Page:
"We'll do our best," I yelled over the 'copter noise. All he could do was nod back.
As we locked the trauma sled into place in the copter's cabin, Belesun pointed to the B/P monitor. The blood pressure was starting to fall again. Damn! We were running the I.V.s as fast as we could! The trauma suit was at full inflation. All the drugs used to support blood pressure had been administered. What else could we do?
Belesun had a bleak look on his muzzle as he eyed the cardiac paddles. Gods! It couldn't come to that! In cases involving deep shock, the cardiac paddles were a last resort - and most of the time, they didn't work. As the 'copter lifted and began speeding toward the hospital, I thought again...
What else can we do?
I don't know what possessed me to think of this, but maybe the problem wasn't with Miss Blue's body. Maybe it was her spirit that was broken. Despair can kill as surely as a knife thrust to the heart. I've seen it. Furs with injuries that normally wouldn't be fatal could die simply because they had lost the will to live. And then I thought of the one medicine we hadn't tried yet.
It's said that the sense of hearing is the last thing to go when slipping into a coma or going under anesthesia. It's your last connection with the world before the dark descends. My wife and kids say my baritone voice has a nice burr to it. It doesn't have much vibrato. It's soft and smoky - the sort of voice that's good for singing lullabies or for pleading. So, I leaned close and began whispering softly in Miss Blue's ear.
"Miss Blue? Please don't go. I saw your sisters just before we left, and they love you so much they were crying."
Nothing. The BP monitor was continuing its slow, inexorable slide into the red. Miss Blue was dying and I could do nothing to stop it.
No! Dammit! It couldn't end like this! Again I leaned close, putting my feeling of desperation into my words.
"Miss Blue? Your sisters don't want you to go. I don't want you to go! The whole world doesn't want you to go! Please... you've got to believe me!"
Was is my imagination, or did the corners of her mouth curl up slightly at those last words? Yes! She was responding! I then remembered something I hadn't thought of since my youngest offspring was only a calf. It had been her favorite lullaby, and it seemed apt for the moment. So, I started softly singing to my patient.
Don't go wandering afar too long.
It's silent here without your song.
If I lost you, I'd cease to sing.
A silent home is a sad, sad thing.
So come back safe and don't you stray.
Please, little one, come home to stay.
Yeah. Silly lullaby, I know, but Miss Blue was definitely smiling now, and more importantly, her blood pressure had stopped falling. She was fighting it - she was trying to come home. Thank the Gods.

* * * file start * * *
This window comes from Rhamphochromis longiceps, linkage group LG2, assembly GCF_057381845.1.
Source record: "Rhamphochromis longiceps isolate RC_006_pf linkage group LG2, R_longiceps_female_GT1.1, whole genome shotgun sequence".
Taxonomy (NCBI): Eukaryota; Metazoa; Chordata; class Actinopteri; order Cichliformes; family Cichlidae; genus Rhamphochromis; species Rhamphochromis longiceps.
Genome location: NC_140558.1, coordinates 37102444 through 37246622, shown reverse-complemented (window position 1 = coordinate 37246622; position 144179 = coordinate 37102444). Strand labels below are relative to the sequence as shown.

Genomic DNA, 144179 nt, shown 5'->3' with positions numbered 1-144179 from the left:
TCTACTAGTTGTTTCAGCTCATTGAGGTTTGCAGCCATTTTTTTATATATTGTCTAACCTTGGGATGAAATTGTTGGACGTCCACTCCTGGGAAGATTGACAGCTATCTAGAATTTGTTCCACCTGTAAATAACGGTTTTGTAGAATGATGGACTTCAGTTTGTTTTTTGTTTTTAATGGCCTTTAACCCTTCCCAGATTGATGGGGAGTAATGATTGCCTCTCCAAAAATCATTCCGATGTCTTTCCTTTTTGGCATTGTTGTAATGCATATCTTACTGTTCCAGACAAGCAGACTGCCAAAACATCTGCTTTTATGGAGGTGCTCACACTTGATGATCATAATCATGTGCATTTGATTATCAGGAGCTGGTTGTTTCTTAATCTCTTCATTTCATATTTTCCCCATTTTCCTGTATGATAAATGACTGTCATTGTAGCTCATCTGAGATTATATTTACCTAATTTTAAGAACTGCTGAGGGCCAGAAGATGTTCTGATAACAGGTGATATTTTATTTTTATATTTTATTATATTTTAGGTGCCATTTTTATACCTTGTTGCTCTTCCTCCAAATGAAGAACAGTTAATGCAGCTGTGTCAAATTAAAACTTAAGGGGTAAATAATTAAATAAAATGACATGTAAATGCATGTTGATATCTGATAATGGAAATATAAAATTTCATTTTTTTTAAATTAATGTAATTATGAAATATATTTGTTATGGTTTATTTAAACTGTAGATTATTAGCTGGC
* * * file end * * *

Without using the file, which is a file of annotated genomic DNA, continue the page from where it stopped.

A moment later, we landed at Sarawak Hospital, and the ER personnel took over. Our job was done.
And that's when Belesun lost it.
Barging into the nearest hygiene, he slammed the door, and I could hear him tying to cry and puke at the same time. I simply waited him out. Then, when the hygiene door finally opened again, I ignored his embarrassed look and put my arm around his striped shoulders to guide him back to the ready-room.
A short while later we were sitting at a table and he was nursing the cup of cafone I'd brought him.
"Feeling better?" I asked.
Slowly, he nodded, but there was a pain in his eyes that I'd seen before in other paramedics. I'd even felt it myself... once or twice.
It was called self-doubt.
"I don't know, Anson," he finally muttered. "I can see a hundred things now that I should have done differently. What if I'd messed up really bad? She could have died! I... I just don't know if I'm cut out for this sort of thing."
"Why?" I asked. "Because you didn't do everything 100% right the first time? That's to be expected on your first real run. Even seasoned paramedics forget things. That's why we work in pairs. Between the two of you, you get the job done," I clapped him on the back, "And I couldn't have done this one without you. That's a fact."
"But what about me throwing up?" he answered, still depressed. "I've never gotten sick at the sight of blood before. How can I function as a paramedic if that happens again?"
I shook my head. "Being horrified by something that's horrible is actually pretty normal. Just remember to save your retching until after you get back from the run. Blowing chunk on your patient is very bad bedside manners."
Looking up, Belesun stared at me for a moment, and before he could stop it, a rasping, growly laugh poured out of him.
Oh yes. This tiger'll do well.
Then I thought about Miss Blue, who must be headed for surgery by now. Would she do all right? It was too early to tell, but I hoped so. After all, how often are you rescued by a compete novice and a paramedic who sings to you? The Gods wouldn't let something that crazy happen unless they had bigger plans for you. Would they?
I said a quick, silent prayer, anyway.
Just then, the vid-screen beeped and, shaking off my own apprehension, I turned my attention to the message. It was a call for a routine patient transfer.
"Ready for some of the boring stuff, tiger?" I said, looking at my partner.
Belesun nodded, and then gave me a wry grin as we stood up. "You sure I can handle it, buffalo?"
At that, I started laughing, too.
This tiger would do just fine.
© 2002 by Philip J.